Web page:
Penn State's Old Main
The very first blipfoto I posted showed the interior of this building: the Land Grant frescoes, and a Christmas tree decorated in blue and white.
This is Old Main, Penn State's chief administrative building. The original building was completed in 1863, with much help from a famous Kentucky mule named Old Coaly, whose bones were preserved and are on display in the HUB.
That original "main building," as it was then called, was torn down in 1929, and replaced with the current Old Main building in 1930. It was built at least in part with limestone quarried from directly in front of the building.
The bell (no longer a real bell, but a digital one) chimes out over campus on every quarter-hour. The bell from the original bell tower is displayed nearby. And that little statue that you see in front of the building between the two sets of steps is the armillary sphere: a series of concentric rings balanced on the back of a green and quite weathered turtle.
The Old Main lawn is a chief gathering place for major events on campus. When there are protests, or speeches, or candlelight vigils, they often happen here. When the media want to feature coverage of Penn State news events, this is the building they often show.
These first few paragraphs give you facts that you can find anywhere on the Web. Now let me share my own personal experience.
Tuesday was one of those picture-perfect, blue-sky (yes, the sky actually WAS that very shade of blue!) days, cold enough that there was almost zero humidity in the air. Not a single cloud in the sky. Perfect and crisp for picture-taking, in that way that you usually only get in winter. Heartbreakingly beautiful, but cold.
As it was winter, there weren't people hanging out on the Old Main lawn sunning or playing frisbee, as they tend to do in summer. In July, during Arts Festival, big, colorful tents are set up on the Old Main lawn, and local musical artists perform. The place is transformed into a carnival, with children playing, people eating all kinds of tasty snacks, and pretty girls in flowered dresses dancing with wild abandon to a reggae band, or a folk band, or a rock band, under a starlit sky. Love is in the air, and there are people stealing kisses behind the trees.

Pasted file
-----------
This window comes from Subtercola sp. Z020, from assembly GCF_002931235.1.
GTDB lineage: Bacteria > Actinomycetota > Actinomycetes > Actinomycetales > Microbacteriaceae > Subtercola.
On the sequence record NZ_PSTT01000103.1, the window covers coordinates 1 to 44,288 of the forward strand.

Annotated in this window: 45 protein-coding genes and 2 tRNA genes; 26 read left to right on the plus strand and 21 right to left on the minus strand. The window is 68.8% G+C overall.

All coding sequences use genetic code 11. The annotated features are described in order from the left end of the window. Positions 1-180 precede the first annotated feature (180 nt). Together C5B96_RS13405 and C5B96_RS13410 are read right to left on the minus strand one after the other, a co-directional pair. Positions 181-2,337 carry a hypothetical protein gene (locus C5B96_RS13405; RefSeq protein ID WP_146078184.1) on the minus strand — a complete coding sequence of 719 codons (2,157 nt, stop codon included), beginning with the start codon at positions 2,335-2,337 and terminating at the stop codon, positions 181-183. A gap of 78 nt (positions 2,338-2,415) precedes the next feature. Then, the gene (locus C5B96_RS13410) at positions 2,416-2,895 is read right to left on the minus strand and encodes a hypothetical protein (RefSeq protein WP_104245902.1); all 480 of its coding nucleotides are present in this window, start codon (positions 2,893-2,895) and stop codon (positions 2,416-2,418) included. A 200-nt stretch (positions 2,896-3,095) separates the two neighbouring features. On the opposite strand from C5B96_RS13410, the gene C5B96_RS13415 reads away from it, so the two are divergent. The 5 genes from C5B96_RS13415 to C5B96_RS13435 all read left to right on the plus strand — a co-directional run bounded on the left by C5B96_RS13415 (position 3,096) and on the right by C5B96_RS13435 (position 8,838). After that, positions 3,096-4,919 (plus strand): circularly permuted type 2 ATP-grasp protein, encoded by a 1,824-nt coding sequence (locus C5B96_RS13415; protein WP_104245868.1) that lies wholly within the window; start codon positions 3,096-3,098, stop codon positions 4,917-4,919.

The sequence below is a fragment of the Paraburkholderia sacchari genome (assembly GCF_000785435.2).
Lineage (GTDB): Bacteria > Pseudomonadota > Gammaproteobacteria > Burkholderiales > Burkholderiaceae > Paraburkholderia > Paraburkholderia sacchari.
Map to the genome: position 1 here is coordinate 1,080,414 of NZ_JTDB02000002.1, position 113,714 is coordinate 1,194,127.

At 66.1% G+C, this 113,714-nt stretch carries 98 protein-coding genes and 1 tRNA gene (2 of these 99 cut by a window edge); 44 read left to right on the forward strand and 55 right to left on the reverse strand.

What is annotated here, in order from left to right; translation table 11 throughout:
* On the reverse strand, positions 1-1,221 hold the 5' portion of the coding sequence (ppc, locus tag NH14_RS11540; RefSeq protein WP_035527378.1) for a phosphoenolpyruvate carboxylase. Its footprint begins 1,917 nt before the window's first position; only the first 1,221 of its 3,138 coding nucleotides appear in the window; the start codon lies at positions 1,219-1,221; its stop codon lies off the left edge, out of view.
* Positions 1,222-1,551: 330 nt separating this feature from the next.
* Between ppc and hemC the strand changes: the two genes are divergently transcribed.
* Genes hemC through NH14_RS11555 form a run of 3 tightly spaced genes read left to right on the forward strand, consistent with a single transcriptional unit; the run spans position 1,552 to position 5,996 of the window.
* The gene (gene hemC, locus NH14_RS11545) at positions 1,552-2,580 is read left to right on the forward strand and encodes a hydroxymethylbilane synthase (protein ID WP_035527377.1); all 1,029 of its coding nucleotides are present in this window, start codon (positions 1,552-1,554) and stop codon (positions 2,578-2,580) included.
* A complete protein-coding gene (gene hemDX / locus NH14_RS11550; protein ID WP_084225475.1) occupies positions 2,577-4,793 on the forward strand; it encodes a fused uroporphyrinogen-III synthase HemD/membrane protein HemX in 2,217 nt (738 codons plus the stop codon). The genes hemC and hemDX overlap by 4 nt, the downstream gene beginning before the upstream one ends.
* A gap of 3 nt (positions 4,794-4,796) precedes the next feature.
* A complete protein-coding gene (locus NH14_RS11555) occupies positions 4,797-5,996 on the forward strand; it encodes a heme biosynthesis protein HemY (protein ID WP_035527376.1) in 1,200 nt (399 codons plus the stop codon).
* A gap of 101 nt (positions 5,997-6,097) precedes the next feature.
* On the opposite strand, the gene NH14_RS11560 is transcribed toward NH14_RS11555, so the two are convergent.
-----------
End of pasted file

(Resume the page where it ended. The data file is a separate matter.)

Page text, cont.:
When I was a student at Penn State in the early 1980s, coming from a very rural area, I was at first overwhelmed by the size and complexity of the Penn State campus. I got lost a few times, but then I learned some of the landmarks to navigate by; and this is surely one of them.
I came to this campus a homesick, starstruck 17-year old. My family was poor, and I had never thought I would have the opportunity to go to college. However, during my junior year in high school, a guidance counselor convinced me to go to Penn State to take a scholarship test.
I was so nervous the night before it that I almost made myself sick; I was up most of the night, and was afraid I might be unable to show up to take the test. However, I did; and based on the results of that test and SAT scores, I was awarded a full-tuition scholarship that has made so much else in my life possible. Academically speaking, I was Cinderella, finally come to the ball.
Upon finishing my degree in 1986, I applied for and got a job at Penn State, and I have worked here ever since. In the 1990s, while working full-time, I acquired a graduate degree along the way.
Penn State is dear to me; it is an inextricable part of who I am. For me, my Penn State experience has been a doorway to the land of hopes and dreams.
And when I walk the campus on a perfect blue-sky day, I catch my breath and step outside of time: I am 17 once again, with all of my life and every possibility before me.